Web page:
Foxglove, fabled in folklore not just for its beauty but also for its medicinal properties, is thriving this summer in the warm and, occasionally, sunny conditions, writes Donal Hickey
It’s growing in profusion along roadsides, especially.
Normally purple, the flower sometimes appears in other colours and a reader from the Dingle Peninsula has contacted us expressing surprise at finding white foxglove in his garden.
In its purple hue, foxglove — believed to be so-called because its flowers are like the fingers of a glove — grows wild but is also an acceptable garden flower when set against a background of other wild plants.
However, breeders have been busy over many years in creating hybrid foxgloves which can be pink, pale yellow and white. The wild species has the flower along the stem while the hybrid has the flower around the stem. Hybrids are more at home in flower beds.
We contacted Liam Flynn, a naturalist in Millstreet, Co Cork, on the Dingle query and his view is that the white foxglove may be an escapee from another garden in the area. “White foxglove is not rare and bees love it for pollination,’’ he says out.
Spreading easily, foxglove is often found on stretches of disturbed ground and cleared forestry. Seeds are produced in large numbers and can be carried in footwear, vehicle wheels, the movement of earth from one place to another or in water flowing down a slope.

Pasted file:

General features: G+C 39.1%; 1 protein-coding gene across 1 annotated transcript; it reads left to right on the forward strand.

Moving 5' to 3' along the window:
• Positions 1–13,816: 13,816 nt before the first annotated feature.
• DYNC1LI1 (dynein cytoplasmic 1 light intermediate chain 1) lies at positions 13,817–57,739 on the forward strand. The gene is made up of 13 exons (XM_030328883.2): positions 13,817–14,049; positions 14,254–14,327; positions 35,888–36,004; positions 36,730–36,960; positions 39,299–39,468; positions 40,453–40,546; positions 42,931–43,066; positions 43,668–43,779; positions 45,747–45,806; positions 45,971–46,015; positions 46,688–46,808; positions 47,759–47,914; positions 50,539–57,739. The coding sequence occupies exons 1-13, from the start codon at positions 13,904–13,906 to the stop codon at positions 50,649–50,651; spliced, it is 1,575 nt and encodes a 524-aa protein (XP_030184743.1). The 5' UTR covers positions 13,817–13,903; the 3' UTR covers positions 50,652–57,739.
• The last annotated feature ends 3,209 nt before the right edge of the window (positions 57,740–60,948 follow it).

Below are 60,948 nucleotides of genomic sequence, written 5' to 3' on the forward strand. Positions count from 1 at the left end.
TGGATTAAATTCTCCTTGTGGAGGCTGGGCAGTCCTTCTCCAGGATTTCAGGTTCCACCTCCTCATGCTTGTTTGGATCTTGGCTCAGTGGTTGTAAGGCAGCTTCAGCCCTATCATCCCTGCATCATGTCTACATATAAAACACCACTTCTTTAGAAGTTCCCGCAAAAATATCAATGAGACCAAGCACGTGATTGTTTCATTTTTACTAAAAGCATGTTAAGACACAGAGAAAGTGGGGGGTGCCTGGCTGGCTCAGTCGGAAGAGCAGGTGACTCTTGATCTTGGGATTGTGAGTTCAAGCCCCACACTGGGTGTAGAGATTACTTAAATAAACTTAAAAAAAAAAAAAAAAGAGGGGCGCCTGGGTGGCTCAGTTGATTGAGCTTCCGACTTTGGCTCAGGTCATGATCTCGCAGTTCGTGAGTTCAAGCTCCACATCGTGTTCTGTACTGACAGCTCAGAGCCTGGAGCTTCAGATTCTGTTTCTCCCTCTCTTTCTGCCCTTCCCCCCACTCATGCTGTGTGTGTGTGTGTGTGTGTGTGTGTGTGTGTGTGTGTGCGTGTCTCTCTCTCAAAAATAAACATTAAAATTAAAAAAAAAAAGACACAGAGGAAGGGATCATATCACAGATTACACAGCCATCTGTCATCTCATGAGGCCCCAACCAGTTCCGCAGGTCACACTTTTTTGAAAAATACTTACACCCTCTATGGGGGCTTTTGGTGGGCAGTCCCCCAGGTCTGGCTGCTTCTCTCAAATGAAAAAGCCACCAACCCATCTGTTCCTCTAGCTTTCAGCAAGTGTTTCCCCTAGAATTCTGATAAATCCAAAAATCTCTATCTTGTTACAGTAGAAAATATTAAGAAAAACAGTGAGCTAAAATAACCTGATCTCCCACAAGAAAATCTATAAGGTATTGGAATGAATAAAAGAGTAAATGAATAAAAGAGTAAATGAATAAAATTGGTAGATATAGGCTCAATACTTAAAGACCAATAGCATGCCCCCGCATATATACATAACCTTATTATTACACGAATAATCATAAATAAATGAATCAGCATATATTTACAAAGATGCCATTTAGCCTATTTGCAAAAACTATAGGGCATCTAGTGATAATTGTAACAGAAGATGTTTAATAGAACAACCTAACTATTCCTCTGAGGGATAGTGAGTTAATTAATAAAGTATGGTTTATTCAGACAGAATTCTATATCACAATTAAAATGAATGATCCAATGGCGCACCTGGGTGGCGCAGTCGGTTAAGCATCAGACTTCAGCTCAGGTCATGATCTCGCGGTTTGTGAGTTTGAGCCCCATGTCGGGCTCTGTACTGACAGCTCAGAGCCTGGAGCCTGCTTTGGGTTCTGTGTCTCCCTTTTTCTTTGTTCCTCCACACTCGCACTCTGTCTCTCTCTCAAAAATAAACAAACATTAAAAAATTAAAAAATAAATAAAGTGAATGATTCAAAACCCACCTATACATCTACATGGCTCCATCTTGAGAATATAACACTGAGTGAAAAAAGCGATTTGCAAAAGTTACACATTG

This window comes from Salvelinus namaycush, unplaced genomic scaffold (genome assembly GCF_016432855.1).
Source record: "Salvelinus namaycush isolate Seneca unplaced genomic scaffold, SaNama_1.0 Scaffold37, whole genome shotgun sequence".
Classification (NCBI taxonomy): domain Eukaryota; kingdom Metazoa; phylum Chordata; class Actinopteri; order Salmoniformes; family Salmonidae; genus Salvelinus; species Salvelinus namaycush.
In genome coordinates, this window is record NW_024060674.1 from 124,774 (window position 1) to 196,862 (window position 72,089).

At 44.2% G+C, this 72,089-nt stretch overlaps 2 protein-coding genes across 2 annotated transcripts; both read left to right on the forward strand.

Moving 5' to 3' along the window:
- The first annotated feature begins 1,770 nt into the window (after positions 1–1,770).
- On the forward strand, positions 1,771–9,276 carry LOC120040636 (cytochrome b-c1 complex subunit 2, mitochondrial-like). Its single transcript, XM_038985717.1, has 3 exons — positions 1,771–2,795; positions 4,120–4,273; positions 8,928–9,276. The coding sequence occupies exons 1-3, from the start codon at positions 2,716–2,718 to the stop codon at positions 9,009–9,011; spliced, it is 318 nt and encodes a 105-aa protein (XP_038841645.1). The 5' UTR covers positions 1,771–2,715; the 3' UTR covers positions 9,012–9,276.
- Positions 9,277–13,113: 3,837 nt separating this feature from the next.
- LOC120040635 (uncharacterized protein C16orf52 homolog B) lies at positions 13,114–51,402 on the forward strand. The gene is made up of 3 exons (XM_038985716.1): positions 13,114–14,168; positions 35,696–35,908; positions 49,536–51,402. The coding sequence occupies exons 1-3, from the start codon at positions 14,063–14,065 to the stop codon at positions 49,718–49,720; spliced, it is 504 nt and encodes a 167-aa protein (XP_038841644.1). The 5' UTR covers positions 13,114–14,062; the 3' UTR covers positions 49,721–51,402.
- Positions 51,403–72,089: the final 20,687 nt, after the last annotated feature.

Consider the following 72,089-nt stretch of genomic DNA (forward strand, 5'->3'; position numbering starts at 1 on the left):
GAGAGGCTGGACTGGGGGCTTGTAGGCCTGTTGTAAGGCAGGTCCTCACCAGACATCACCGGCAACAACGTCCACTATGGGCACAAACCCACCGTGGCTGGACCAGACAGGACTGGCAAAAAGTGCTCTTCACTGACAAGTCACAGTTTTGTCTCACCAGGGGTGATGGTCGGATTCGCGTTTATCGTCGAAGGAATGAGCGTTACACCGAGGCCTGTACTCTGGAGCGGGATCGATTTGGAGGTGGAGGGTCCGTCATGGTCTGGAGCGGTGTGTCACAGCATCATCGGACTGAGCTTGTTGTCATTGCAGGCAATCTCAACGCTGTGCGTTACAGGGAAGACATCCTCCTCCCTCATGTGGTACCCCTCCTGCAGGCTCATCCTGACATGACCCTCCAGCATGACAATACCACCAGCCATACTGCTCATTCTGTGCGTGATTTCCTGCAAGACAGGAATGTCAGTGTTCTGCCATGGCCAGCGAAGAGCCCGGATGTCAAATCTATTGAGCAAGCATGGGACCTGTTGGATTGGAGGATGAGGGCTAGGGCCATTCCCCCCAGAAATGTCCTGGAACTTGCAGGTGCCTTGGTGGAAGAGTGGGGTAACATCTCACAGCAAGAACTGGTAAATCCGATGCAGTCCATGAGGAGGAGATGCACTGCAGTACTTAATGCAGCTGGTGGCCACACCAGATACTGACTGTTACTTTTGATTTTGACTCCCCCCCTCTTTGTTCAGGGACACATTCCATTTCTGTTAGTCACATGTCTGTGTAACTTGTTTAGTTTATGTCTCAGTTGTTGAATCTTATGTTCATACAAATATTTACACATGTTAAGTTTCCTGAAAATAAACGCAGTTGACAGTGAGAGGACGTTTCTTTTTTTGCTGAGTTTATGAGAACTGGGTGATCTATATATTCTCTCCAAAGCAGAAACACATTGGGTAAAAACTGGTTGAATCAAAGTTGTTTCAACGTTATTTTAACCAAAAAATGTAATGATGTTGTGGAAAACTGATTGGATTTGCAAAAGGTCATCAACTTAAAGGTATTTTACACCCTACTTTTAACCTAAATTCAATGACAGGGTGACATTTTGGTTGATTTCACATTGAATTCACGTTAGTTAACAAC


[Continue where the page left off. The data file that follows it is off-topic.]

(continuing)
In these locations, foxglove plants often fill large areas of ground, taking advantage of the lack of competition to get some flowering and seeding done. If the seeds of white foxglove are scattered, they can keep growing for years.
Like many another plants, foxglove is often mentioned in fairy lore and a number of names for it involve fairies, even a fairy glove.
The plant contains the chemical digitalis, which was used long ago in the treatment of heart problems and other ailments. However, it is poisonous and people are advised not to consume it in any way. Experts tells us it is no longer used as a heart medicine, with a primary reason being there’s so little between the amount that could, supposedly, cure and lethally poison a person.
In his book, Irish Wild Plants, Niall Mac Coitir writes that foxglove was, fadó fadó, considered the king of Irish herbs, but the potentially dangerous power of digitalis led to different reactions to it as a medicine.
“Although foxglove was used in some parts of Ireland for heart troubles, the most common use by far was to make a tea or broth out of it as a cure for colds, sore throats and fevers. Foxglove was also widely used in Ireland as a salve for skin complaints, wounds, lumps and swelling and burns,’’ he wrote.
© Irish Examiner Ltd. All rights reserved